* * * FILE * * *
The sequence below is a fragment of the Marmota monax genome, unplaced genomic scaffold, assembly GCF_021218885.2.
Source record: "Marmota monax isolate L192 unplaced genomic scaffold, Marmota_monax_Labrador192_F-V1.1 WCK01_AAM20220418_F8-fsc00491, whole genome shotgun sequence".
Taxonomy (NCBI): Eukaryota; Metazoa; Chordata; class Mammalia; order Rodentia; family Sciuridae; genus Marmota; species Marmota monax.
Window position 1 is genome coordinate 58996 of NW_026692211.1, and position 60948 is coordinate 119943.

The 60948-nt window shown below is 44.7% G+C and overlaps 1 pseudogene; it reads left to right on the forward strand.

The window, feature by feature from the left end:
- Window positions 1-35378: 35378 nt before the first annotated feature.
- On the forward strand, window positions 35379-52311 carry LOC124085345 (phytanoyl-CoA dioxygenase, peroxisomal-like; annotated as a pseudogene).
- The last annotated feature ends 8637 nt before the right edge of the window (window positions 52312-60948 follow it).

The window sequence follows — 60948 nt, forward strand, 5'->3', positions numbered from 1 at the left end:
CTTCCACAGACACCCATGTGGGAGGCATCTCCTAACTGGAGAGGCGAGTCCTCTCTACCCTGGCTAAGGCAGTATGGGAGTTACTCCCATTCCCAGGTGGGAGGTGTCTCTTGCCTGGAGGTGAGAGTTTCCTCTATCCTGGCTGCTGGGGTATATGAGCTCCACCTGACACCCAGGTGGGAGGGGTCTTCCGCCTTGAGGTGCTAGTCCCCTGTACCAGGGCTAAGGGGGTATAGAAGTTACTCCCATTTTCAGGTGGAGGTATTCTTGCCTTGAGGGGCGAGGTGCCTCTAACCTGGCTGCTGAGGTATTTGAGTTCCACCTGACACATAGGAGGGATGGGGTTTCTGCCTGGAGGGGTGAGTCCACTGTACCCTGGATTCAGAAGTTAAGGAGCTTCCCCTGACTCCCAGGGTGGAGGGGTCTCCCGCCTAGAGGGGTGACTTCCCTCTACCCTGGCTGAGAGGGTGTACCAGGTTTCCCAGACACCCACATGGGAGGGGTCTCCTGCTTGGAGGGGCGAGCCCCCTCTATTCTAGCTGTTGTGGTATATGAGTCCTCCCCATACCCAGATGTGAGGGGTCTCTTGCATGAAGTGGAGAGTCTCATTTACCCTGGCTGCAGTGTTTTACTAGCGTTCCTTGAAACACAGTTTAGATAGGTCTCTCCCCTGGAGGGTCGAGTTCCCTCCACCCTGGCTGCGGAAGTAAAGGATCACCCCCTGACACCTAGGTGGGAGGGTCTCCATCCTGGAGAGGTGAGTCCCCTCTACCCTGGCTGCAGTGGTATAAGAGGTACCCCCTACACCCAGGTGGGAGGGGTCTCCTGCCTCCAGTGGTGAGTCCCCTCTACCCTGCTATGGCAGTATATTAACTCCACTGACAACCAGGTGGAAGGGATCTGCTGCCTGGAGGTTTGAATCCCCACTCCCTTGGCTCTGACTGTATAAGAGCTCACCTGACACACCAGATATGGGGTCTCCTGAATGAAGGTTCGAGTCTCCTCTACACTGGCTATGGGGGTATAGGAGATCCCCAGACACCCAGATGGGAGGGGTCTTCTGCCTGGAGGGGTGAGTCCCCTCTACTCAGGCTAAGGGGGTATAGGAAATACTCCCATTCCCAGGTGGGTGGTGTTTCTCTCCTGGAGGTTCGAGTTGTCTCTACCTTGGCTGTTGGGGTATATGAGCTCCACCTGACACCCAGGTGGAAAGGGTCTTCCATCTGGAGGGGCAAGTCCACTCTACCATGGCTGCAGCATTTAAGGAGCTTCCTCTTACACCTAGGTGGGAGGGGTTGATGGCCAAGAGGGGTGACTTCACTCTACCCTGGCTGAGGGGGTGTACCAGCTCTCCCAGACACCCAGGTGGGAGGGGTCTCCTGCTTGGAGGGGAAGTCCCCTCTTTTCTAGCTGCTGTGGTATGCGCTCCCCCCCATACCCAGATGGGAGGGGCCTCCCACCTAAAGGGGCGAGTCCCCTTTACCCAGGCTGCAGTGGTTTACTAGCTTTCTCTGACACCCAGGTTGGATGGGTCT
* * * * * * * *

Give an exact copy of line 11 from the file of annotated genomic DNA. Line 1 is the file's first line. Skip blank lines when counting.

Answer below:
CTTCCACAGACACCCATGTGGGAGGCATCTCCTAACTGGAGAGGCGAGTCCTCTCTACCCTGGCTAAGGCAGTATGGGAGTTACTCCCATTCCCAGGTGGGAGGTGTCTCTTGCCTGGAGGTGAGAGTTTCCTCTATCCTGGCTGCTGGGGTATATGAGCTCCACCTGACACCCAGGTGGGAGGGGTCTTCCGCCTTGAGGTGCTAGTCCCCTGTACCAGGGCTAAGGGGGTATAGAAGTTACTCCCATTTTCAGGTGGAGGTATTCTTGCCTTGAGGGGCGAGGTGCCTCTAACCTGGCTGCTGAGGTATTTGAGTTCCACCTGACACATAGGAGGGATGGGGTTTCTGCCTGGAGGGGTGAGTCCACTGTACCCTGGATTCAGAAGTTAAGGAGCTTCCCCTGACTCCCAGGGTGGAGGGGTCTCCCGCCTAGAGGGGTGACTTCCCTCTACCCTGGCTGAGAGGGTGTACCAGGTTTCCCAGACACCCACATGGGAGGGGTCTCCTGCTTGGAGGGGCGAGCCCCCTCTATTCTAGCTGTTGTGGTATATGAGTCCTCCCCATACCCAGATGTGAGGGGTCTCTTGCATGAAGTGGAGAGTCTCATTTACCCTGGCTGCAGTGTTTTACTAGCGTTCCTTGAAACACAGTTTAGATAGGTCTCTCCCCTGGAGGGTCGAGTTCCCTCCACCCTGGCTGCGGAAGTAAAGGATCACCCCCTGACACCTAGGTGGGAGGGTCTCCATCCTGGAGAGGTGAGTCCCCTCTACCCTGGCTGCAGTGGTATAAGAGGTACCCCCTACACCCAGGTGGGAGGGGTCTCCTGCCTCCAGTGGTGAGTCCCCTCTACCCTGCTATGGCAGTATATTAACTCCACTGACAACCAGGTGGAAGGGATCTGCTGCCTGGAGGTTTGAATCCCCACTCCCTTGGCTCTGACTGTATAAGAGCTCACCTGACACACCAGATATGGGGTCTCCTGAATGAAGGTTCGAGTCTCCTCTACACTGGCTATGGGGGTATAGGAGATCCCCAGACACCCAGATGGGAGGGGTCTTCTGCCTGGAGGGGTGAGTCCCCTCTACTCAGGCTAAGGGGGTATAGGAAATACTCCCATTCCCAGGTGGGTGGTGTTTCTCTCCTGGAGGTTCGAGTTGTCTCTACCTTGGCTGTTGGGGTATATGAGCTCCACCTGACACCCAGGTGGAAAGGGTCTTCCATCTGGAGGGGCAAGTCCACTCTACCATGGCTGCAGCATTTAAGGAGCTTCCTCTTACACCTAGGTGGGAGGGGTTGATGGCCAAGAGGGGTGACTTCACTCTACCCTGGCTGAGGGGGTGTACCAGCTCTCCCAGACACCCAGGTGGGAGGGGTCTCCTGCTTGGAGGGGAAGTCCCCTCTTTTCTAGCTGCTGTGGTATGCGCTCCCCCCCATACCCAGATGGGAGGGGCCTCCCACCTAAAGGGGCGAGTCCCCTTTACCCAGGCTGCAGTGGTTTACTAGCTTTCTCTGACACCCAGGTTGGATGGGTCT